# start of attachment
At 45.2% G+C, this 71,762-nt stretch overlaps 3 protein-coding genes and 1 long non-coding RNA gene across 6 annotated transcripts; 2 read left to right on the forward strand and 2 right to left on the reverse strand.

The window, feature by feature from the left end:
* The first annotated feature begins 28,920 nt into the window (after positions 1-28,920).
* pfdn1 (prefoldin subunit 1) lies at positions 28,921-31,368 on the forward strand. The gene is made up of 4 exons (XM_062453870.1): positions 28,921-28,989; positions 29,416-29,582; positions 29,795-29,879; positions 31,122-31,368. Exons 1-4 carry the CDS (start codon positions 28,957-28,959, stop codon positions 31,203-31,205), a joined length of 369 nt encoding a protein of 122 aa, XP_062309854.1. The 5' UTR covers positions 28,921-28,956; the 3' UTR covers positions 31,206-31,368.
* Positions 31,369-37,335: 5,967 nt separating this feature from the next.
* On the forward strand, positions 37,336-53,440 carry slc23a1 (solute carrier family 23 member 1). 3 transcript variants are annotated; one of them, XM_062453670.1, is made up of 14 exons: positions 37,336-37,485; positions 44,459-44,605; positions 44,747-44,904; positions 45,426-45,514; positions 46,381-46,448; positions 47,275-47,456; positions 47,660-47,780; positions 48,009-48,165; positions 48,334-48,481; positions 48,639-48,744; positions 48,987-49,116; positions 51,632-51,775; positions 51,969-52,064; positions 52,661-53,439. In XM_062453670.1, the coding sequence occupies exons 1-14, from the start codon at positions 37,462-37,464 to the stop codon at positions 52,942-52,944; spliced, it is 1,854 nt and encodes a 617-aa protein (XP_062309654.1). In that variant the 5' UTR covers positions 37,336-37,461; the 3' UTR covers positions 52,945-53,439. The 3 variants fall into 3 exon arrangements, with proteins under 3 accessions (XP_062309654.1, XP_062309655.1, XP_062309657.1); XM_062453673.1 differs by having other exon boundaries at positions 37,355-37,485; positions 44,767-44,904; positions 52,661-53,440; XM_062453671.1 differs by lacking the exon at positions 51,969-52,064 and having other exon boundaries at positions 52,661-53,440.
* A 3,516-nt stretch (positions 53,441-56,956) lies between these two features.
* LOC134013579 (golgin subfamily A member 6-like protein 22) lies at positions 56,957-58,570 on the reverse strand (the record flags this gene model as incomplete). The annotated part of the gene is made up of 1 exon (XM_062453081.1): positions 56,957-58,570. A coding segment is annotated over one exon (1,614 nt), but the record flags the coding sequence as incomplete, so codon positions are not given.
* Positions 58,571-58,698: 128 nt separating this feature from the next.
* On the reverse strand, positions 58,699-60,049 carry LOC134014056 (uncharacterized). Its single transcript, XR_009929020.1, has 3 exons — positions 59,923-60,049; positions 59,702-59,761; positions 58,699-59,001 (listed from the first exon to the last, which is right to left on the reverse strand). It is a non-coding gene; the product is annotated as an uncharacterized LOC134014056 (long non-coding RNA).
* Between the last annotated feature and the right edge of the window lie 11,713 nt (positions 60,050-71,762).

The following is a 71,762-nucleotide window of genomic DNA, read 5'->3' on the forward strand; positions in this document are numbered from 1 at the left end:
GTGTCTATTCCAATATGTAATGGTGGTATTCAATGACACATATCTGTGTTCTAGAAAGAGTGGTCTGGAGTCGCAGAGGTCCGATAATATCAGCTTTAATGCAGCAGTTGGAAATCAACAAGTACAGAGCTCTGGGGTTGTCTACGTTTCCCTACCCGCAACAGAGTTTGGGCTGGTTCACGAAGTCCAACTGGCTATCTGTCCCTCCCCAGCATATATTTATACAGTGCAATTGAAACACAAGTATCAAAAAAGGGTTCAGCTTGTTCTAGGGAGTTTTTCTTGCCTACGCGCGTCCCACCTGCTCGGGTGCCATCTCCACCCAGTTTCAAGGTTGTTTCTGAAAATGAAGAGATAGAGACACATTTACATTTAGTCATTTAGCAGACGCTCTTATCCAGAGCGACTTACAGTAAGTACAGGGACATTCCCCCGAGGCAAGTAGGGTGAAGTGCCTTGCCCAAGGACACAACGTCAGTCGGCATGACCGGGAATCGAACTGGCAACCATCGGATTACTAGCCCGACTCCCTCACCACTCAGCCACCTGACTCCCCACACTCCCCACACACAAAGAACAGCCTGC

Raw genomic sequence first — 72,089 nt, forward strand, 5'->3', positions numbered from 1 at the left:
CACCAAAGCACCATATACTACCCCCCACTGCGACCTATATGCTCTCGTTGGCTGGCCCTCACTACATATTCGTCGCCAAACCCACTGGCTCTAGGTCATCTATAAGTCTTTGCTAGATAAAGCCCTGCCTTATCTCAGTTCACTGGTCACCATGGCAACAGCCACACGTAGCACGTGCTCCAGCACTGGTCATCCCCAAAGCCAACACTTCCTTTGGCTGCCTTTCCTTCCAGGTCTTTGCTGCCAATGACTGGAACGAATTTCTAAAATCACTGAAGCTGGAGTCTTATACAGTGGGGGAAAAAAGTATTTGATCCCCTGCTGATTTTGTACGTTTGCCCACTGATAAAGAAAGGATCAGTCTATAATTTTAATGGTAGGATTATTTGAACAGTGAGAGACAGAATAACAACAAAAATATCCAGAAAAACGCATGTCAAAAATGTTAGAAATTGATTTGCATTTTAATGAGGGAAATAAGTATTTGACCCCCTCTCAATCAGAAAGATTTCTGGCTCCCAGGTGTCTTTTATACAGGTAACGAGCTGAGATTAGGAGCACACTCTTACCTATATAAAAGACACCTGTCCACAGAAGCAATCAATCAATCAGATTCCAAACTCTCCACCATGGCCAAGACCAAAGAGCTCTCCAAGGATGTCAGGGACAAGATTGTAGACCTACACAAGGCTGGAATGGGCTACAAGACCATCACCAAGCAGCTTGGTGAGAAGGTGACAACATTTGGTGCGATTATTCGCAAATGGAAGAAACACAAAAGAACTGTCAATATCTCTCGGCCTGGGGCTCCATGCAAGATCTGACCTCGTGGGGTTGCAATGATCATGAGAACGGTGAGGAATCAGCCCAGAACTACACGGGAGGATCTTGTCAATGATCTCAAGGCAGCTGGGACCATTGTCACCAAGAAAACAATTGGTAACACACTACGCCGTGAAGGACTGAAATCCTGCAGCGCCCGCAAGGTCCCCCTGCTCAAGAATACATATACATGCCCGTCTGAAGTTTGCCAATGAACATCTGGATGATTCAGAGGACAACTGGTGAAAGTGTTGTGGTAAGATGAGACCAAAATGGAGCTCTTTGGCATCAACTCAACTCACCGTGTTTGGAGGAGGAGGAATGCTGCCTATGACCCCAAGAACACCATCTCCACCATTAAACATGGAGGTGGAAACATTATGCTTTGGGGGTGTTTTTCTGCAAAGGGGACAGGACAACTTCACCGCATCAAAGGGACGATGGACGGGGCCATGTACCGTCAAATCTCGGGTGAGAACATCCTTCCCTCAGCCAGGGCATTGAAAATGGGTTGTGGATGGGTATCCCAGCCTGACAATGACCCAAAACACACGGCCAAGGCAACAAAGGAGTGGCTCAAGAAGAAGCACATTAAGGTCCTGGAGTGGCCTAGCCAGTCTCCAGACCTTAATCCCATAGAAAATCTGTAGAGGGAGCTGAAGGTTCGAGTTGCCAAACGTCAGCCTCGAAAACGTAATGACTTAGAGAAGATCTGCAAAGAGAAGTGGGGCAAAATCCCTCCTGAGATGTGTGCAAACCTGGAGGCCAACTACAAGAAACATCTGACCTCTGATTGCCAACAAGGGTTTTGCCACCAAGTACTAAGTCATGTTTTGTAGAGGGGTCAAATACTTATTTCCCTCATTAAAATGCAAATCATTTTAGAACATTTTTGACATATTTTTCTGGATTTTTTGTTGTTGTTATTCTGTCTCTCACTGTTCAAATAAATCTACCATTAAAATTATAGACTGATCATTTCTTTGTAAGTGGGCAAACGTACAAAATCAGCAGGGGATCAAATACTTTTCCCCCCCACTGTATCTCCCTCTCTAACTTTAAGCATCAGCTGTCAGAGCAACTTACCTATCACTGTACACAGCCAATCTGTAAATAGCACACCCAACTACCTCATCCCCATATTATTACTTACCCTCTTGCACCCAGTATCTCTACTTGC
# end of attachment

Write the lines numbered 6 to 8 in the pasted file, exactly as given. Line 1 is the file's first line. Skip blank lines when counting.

* On the forward strand, positions 37,336-53,440 carry slc23a1 (solute carrier family 23 member 1). 3 transcript variants are annotated; one of them, XM_062453670.1, is made up of 14 exons: positions 37,336-37,485; positions 44,459-44,605; positions 44,747-44,904; positions 45,426-45,514; positions 46,381-46,448; positions 47,275-47,456; positions 47,660-47,780; positions 48,009-48,165; positions 48,334-48,481; positions 48,639-48,744; positions 48,987-49,116; positions 51,632-51,775; positions 51,969-52,064; positions 52,661-53,439. In XM_062453670.1, the coding sequence occupies exons 1-14, from the start codon at positions 37,462-37,464 to the stop codon at positions 52,942-52,944; spliced, it is 1,854 nt and encodes a 617-aa protein (XP_062309654.1). In that variant the 5' UTR covers positions 37,336-37,461; the 3' UTR covers positions 52,945-53,439. The 3 variants fall into 3 exon arrangements, with proteins under 3 accessions (XP_062309654.1, XP_062309655.1, XP_062309657.1); XM_062453673.1 differs by having other exon boundaries at positions 37,355-37,485; positions 44,767-44,904; positions 52,661-53,440; XM_062453671.1 differs by lacking the exon at positions 51,969-52,064 and having other exon boundaries at positions 52,661-53,440.
* A 3,516-nt stretch (positions 53,441-56,956) lies between these two features.
* LOC134013579 (golgin subfamily A member 6-like protein 22) lies at positions 56,957-58,570 on the reverse strand (the record flags this gene model as incomplete). The annotated part of the gene is made up of 1 exon (XM_062453081.1): positions 56,957-58,570. A coding segment is annotated over one exon (1,614 nt), but the record flags the coding sequence as incomplete, so codon positions are not given.